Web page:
Certainly by the second century there was a method to know what the universal truth ought to be** (at the very least, whether it was actualized or not). Irenaeus says:
[INDENT] “It is possible, then, for everyone in every church, who may wish to ** know the truth**, to contemplate the tradition of the apostles which has been made known to us throughout the whole world. And we are in a position to enumerate those who were instituted ***bishops by the apostles and their successors ***down to our own times, men who neither knew nor taught anything like what these heretics rave about” (*Against Heresies *3:3:1)
“But since it would be too long to enumerate in such a volume as this the successions of all the churches, we shall confound all those who, in whatever manner, whether through self-satisfaction or vainglory, or through blindness and wicked opinion, assemble other than where it is proper, by pointing out here the successions of the bishops of the greatest and most ancient church known to all, founded and organized at Rome by the two most glorious apostles, Peter and Paul—that church which has the tradition and the faith with which comes down to us after having been announced to men by the apostles. For with this Church, because of its superior origin, all churches must agree, that is, all the faithful in the whole world. And it is in her that the faithful everywhere have maintained the apostolic tradition” (Against Heresies 3:3:2).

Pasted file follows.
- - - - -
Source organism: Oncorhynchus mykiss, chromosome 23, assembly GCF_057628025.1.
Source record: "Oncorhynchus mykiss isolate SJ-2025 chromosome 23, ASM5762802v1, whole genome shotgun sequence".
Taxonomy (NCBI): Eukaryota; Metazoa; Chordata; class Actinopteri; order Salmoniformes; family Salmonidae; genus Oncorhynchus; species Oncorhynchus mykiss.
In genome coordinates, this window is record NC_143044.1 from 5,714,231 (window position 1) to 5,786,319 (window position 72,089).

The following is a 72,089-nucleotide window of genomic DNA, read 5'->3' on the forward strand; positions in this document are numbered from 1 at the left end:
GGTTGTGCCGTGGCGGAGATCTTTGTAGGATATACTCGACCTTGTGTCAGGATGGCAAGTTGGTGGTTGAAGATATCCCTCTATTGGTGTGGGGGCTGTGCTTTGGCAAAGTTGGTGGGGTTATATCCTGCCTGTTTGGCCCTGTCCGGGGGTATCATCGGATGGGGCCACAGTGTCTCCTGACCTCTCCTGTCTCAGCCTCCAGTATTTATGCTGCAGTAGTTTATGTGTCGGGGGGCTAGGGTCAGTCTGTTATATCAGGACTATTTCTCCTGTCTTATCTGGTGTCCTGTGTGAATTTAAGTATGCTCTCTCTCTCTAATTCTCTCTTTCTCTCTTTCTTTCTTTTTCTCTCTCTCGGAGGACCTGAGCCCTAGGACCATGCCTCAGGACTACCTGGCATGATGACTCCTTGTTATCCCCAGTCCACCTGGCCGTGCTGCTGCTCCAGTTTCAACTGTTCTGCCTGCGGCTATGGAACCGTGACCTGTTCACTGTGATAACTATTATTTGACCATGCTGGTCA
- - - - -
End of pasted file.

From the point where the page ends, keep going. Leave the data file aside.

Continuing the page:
And early than him, we have Ignatius of Antioch speaking of bishops being established everywhere. His letters emphasize the necessity of being in union with the bishop.
As a note in relation to the concept of apostolic succession, the three primary sees – Rome, Alexandria, and Antioch – are all related to the Apostle Peter.